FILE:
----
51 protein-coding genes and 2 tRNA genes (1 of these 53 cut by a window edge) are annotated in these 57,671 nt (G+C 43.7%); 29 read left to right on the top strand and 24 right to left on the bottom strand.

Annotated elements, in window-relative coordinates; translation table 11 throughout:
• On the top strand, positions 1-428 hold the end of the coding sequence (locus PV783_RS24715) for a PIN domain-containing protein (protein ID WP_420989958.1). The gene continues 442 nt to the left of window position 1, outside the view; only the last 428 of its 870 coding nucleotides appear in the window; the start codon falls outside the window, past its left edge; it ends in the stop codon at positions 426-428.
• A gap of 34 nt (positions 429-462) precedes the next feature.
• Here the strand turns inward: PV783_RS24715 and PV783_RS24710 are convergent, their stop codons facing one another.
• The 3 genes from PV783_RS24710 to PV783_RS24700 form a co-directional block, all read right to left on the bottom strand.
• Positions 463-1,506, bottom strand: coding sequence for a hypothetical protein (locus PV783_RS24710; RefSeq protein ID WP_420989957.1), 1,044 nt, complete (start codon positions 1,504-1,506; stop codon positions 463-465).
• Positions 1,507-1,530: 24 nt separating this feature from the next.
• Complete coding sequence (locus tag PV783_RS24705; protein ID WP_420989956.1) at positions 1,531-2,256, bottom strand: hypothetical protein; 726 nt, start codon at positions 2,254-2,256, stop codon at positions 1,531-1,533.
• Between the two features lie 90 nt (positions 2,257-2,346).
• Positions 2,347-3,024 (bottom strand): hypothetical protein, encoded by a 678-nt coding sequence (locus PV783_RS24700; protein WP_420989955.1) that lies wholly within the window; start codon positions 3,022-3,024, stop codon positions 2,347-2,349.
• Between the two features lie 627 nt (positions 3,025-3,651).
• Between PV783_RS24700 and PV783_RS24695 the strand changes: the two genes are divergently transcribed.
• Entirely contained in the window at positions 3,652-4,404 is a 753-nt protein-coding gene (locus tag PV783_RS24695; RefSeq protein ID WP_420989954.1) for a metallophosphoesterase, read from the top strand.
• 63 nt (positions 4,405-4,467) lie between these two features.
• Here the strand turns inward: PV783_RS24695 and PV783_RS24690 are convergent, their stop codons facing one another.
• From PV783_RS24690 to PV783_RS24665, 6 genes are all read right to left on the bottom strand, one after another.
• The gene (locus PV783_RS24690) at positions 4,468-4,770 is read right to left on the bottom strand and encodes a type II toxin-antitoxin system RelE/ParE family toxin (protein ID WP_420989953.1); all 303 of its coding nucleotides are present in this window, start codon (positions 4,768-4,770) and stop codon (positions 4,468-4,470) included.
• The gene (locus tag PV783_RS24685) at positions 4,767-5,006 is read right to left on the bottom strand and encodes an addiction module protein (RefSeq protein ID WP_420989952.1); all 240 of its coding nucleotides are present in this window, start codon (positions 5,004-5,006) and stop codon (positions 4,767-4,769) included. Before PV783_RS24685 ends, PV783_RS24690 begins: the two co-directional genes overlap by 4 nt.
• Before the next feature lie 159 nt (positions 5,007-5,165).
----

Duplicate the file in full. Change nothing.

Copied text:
51 protein-coding genes and 2 tRNA genes (1 of these 53 cut by a window edge) are annotated in these 57,671 nt (G+C 43.7%); 29 read left to right on the top strand and 24 right to left on the bottom strand.

Annotated elements, in window-relative coordinates; translation table 11 throughout:
• On the top strand, positions 1-428 hold the end of the coding sequence (locus PV783_RS24715) for a PIN domain-containing protein (protein ID WP_420989958.1). The gene continues 442 nt to the left of window position 1, outside the view; only the last 428 of its 870 coding nucleotides appear in the window; the start codon falls outside the window, past its left edge; it ends in the stop codon at positions 426-428.
• A gap of 34 nt (positions 429-462) precedes the next feature.
• Here the strand turns inward: PV783_RS24715 and PV783_RS24710 are convergent, their stop codons facing one another.
• The 3 genes from PV783_RS24710 to PV783_RS24700 form a co-directional block, all read right to left on the bottom strand.
• Positions 463-1,506, bottom strand: coding sequence for a hypothetical protein (locus PV783_RS24710; RefSeq protein ID WP_420989957.1), 1,044 nt, complete (start codon positions 1,504-1,506; stop codon positions 463-465).
• Positions 1,507-1,530: 24 nt separating this feature from the next.
• Complete coding sequence (locus tag PV783_RS24705; protein ID WP_420989956.1) at positions 1,531-2,256, bottom strand: hypothetical protein; 726 nt, start codon at positions 2,254-2,256, stop codon at positions 1,531-1,533.
• Between the two features lie 90 nt (positions 2,257-2,346).
• Positions 2,347-3,024 (bottom strand): hypothetical protein, encoded by a 678-nt coding sequence (locus PV783_RS24700; protein WP_420989955.1) that lies wholly within the window; start codon positions 3,022-3,024, stop codon positions 2,347-2,349.
• Between the two features lie 627 nt (positions 3,025-3,651).
• Between PV783_RS24700 and PV783_RS24695 the strand changes: the two genes are divergently transcribed.
• Entirely contained in the window at positions 3,652-4,404 is a 753-nt protein-coding gene (locus tag PV783_RS24695; RefSeq protein ID WP_420989954.1) for a metallophosphoesterase, read from the top strand.
• 63 nt (positions 4,405-4,467) lie between these two features.
• Here the strand turns inward: PV783_RS24695 and PV783_RS24690 are convergent, their stop codons facing one another.
• From PV783_RS24690 to PV783_RS24665, 6 genes are all read right to left on the bottom strand, one after another.
• The gene (locus PV783_RS24690) at positions 4,468-4,770 is read right to left on the bottom strand and encodes a type II toxin-antitoxin system RelE/ParE family toxin (protein ID WP_420989953.1); all 303 of its coding nucleotides are present in this window, start codon (positions 4,768-4,770) and stop codon (positions 4,468-4,470) included.
• The gene (locus tag PV783_RS24685) at positions 4,767-5,006 is read right to left on the bottom strand and encodes an addiction module protein (RefSeq protein ID WP_420989952.1); all 240 of its coding nucleotides are present in this window, start codon (positions 5,004-5,006) and stop codon (positions 4,767-4,769) included. Before PV783_RS24685 ends, PV783_RS24690 begins: the two co-directional genes overlap by 4 nt.
• Before the next feature lie 159 nt (positions 5,007-5,165).